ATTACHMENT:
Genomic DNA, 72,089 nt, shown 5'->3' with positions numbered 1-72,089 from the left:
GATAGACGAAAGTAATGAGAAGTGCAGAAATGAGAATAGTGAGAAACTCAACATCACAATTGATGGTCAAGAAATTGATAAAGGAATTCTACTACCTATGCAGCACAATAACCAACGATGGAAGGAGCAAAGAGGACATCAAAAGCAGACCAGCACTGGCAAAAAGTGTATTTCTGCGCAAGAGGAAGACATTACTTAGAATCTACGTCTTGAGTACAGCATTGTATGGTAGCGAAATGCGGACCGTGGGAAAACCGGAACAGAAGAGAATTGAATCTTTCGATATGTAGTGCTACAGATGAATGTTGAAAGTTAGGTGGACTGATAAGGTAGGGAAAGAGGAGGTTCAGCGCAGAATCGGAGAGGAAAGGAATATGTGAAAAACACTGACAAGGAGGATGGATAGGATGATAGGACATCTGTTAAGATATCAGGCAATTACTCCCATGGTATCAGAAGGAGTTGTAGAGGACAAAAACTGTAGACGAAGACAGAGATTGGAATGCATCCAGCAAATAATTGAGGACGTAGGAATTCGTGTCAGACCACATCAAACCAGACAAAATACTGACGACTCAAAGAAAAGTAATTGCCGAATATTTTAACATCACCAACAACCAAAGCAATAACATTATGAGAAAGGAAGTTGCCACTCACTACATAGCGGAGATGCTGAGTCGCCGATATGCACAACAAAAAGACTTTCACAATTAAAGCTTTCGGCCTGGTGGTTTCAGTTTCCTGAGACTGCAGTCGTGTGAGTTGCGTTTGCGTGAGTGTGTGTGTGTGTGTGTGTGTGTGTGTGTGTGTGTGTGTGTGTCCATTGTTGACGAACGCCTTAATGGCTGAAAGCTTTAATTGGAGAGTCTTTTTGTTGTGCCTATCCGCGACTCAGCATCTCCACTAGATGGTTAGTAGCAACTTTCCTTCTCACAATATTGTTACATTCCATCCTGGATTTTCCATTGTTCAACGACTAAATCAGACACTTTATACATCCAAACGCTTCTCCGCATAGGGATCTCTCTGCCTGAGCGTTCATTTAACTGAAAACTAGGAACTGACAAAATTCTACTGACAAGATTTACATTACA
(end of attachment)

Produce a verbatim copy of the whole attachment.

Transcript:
Genomic DNA, 72,089 nt, shown 5'->3' with positions numbered 1-72,089 from the left:
GATAGACGAAAGTAATGAGAAGTGCAGAAATGAGAATAGTGAGAAACTCAACATCACAATTGATGGTCAAGAAATTGATAAAGGAATTCTACTACCTATGCAGCACAATAACCAACGATGGAAGGAGCAAAGAGGACATCAAAAGCAGACCAGCACTGGCAAAAAGTGTATTTCTGCGCAAGAGGAAGACATTACTTAGAATCTACGTCTTGAGTACAGCATTGTATGGTAGCGAAATGCGGACCGTGGGAAAACCGGAACAGAAGAGAATTGAATCTTTCGATATGTAGTGCTACAGATGAATGTTGAAAGTTAGGTGGACTGATAAGGTAGGGAAAGAGGAGGTTCAGCGCAGAATCGGAGAGGAAAGGAATATGTGAAAAACACTGACAAGGAGGATGGATAGGATGATAGGACATCTGTTAAGATATCAGGCAATTACTCCCATGGTATCAGAAGGAGTTGTAGAGGACAAAAACTGTAGACGAAGACAGAGATTGGAATGCATCCAGCAAATAATTGAGGACGTAGGAATTCGTGTCAGACCACATCAAACCAGACAAAATACTGACGACTCAAAGAAAAGTAATTGCCGAATATTTTAACATCACCAACAACCAAAGCAATAACATTATGAGAAAGGAAGTTGCCACTCACTACATAGCGGAGATGCTGAGTCGCCGATATGCACAACAAAAAGACTTTCACAATTAAAGCTTTCGGCCTGGTGGTTTCAGTTTCCTGAGACTGCAGTCGTGTGAGTTGCGTTTGCGTGAGTGTGTGTGTGTGTGTGTGTGTGTGTGTGTGTGTGTGTGTGTGTCCATTGTTGACGAACGCCTTAATGGCTGAAAGCTTTAATTGGAGAGTCTTTTTGTTGTGCCTATCCGCGACTCAGCATCTCCACTAGATGGTTAGTAGCAACTTTCCTTCTCACAATATTGTTACATTCCATCCTGGATTTTCCATTGTTCAACGACTAAATCAGACACTTTATACATCCAAACGCTTCTCCGCATAGGGATCTCTCTGCCTGAGCGTTCATTTAACTGAAAACTAGGAACTGACAAAATTCTACTGACAAGATTTACATTACA